Figure 1 A flowchart of guidelines searching and selection.
Table 1
Table 1 Characteristics of the included VAP guidelines
Full table

Quality assessment of guidelines

Overall agreement between reviewers was considered excellent (ICC, 0.885; 95% CI, 0.862–0.905).

Standardized AGREE II domain scores and overall assessment of the 13 guidelines are summarized in Table 2. The mean overall score for all included guidelines was moderate (mean ± SD, 45%±10%; range, 31–63%). The scope and purpose domain received the highest domain score (mean, 61%; range, 51–74%). Clarity of presentation had the second highest score (mean, 56%; range, 47–71%), and two (15.4%) domains had scores of less than 50%. Editorial independence had domain scores that varied widely among the guidelines (SD, 28%; range, 0–77%); the mean score was 50%. Two guidelines (15.4%) developed in China did not include information defining sponsorship information or conflicts of interest among development members. Guidelines scored relatively low in the rigor of development and applicability domains with a mean of 41% and 38%, respectively. Only seven (53.8%) guidelines detailed the search strategies used to obtain clinical evidence and six (46.2%) described methods to be used to update the guidelines in the future. Three (23.1%) guidelines analyzed obstacles identified in applying the guidelines. The stakeholder involvement domain received the lowest mean score with a mean of 36%. Six (46.2%) guidelines had a score less than 30% in this domain. No guideline stated that patients or the general public were included in the development group.

Table 2
Table 2 AGREE II domain scores and overall assessment of the included VAP guidelines
Full table

Among the 13 including EBGs, two (15.4%) were “recommended” for clinical practice, achieving high overall scores above 60%, and the remaining (84.6%) were “recommended with modifications”, scoring of 30–60% (Table 2). No guidelines were “not recommended”.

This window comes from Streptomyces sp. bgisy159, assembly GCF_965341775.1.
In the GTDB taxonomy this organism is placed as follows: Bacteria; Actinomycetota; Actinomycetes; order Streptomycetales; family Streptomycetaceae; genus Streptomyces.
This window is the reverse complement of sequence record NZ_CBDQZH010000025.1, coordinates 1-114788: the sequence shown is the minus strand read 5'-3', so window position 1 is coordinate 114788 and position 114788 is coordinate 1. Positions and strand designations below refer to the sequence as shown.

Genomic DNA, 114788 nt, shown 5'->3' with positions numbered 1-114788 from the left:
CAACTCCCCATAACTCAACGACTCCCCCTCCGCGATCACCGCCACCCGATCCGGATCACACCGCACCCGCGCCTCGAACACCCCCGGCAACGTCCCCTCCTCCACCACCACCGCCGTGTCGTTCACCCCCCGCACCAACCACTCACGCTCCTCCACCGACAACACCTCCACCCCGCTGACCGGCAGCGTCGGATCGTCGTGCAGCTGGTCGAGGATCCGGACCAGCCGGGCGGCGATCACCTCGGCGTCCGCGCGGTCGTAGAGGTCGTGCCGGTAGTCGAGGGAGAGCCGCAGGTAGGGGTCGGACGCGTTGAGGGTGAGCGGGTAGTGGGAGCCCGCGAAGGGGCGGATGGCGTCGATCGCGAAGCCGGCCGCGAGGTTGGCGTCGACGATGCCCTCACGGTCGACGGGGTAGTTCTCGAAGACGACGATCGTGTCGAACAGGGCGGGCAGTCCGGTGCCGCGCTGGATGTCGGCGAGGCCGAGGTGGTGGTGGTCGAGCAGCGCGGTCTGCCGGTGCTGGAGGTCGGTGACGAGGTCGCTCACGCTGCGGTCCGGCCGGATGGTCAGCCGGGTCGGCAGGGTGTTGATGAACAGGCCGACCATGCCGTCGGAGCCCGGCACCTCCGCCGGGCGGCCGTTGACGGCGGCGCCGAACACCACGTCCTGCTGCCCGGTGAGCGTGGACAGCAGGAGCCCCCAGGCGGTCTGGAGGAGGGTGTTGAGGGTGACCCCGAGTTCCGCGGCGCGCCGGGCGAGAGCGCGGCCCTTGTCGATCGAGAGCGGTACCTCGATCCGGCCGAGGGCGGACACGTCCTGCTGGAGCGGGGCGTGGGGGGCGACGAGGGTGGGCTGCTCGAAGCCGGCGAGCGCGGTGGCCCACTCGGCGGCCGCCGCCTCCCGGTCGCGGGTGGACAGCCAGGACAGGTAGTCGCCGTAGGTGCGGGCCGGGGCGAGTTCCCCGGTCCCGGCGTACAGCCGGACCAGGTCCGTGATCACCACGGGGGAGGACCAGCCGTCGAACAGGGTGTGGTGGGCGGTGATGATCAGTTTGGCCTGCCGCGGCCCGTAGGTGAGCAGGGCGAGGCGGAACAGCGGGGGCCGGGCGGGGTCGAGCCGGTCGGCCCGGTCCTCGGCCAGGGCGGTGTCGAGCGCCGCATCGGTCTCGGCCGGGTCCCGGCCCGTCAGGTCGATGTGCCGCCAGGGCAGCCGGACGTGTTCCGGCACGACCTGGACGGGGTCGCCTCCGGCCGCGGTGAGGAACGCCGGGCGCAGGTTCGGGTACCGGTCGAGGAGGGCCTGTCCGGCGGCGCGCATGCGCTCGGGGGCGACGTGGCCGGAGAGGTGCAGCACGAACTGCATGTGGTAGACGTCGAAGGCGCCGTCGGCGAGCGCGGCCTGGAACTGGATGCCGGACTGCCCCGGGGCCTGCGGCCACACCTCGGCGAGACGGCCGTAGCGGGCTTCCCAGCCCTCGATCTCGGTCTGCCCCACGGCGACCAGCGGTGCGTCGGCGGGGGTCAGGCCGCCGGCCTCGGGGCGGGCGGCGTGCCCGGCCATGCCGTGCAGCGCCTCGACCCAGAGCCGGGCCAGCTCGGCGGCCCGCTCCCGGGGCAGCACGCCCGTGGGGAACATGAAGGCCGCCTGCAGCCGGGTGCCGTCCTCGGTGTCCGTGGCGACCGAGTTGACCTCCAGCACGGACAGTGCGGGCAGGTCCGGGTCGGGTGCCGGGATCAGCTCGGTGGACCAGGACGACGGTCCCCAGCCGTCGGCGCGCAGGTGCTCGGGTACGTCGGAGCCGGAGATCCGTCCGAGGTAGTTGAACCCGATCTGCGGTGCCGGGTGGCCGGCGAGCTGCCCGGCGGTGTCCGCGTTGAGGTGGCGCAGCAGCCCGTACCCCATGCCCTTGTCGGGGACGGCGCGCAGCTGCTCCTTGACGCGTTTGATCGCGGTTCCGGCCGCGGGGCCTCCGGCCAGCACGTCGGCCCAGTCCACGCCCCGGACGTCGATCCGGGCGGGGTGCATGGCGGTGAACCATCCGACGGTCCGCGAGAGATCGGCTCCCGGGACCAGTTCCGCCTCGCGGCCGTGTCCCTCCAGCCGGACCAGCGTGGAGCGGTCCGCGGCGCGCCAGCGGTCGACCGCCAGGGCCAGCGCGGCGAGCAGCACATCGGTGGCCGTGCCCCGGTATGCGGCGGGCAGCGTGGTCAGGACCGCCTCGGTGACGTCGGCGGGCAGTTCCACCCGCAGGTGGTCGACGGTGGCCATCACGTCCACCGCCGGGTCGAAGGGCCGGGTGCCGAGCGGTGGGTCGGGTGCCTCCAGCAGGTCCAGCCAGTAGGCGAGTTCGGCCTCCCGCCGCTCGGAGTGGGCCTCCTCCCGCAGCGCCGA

Grading systems used to develop evidence and recommendations for guidelines

Guideline developers used different systems assess the evidence presented in the different EBGs pertaining to VAP (Table 1). Six (46.2%) of the 13 guidelines used the Grades of Recommendations Assessment, Development and Evaluation (GRADE) approach, four (30.8%) used the Canadian Task Force on the Periodic Health Examination (CTHPHC) system, one (7.7%) used the Scottish Intercollegiate Guidelines Network (SIGN) system, and two (15.4%) used a self-formulated system. We developed a new system based on the GRADE approach (see Table S1) (13,30). In this new system we re-classified the levels of evidence and the strength of recommendations of included EBGs.

Table S1
Table S1 A composite grading system for ranking evidence and recommendation
Full table

The distribution of the level of evidence and strength of recommendations of evaluated EBGs is listed in Table 3. A total of 558 articles were used as evidence in the 13 EBGs. Seventy-six evidence (13.6%) were classified as level A, 258 (46.2%) as level B, 106 (19.0%) as level C, and 118 (21.2%) as level D. The guideline by Mikasa 2016 (28) had the highest proportion of level A evidence (37.5%), followed by that of Gupta 2012 (25) with 35.6%. Among the 291 recommendations, 148 (50.9%) were rated as strong (grade I), 104 (35.7%) as weak (grade II), and 39 (13.4%) as ungraded (UG). All the recommendations provided by Muscedere 2008a (20) were grade I. Two guidelines (22,24) did not grade the recommendations.

Table 3
Table 3 Distribution of the level of evidence and strength of recommendation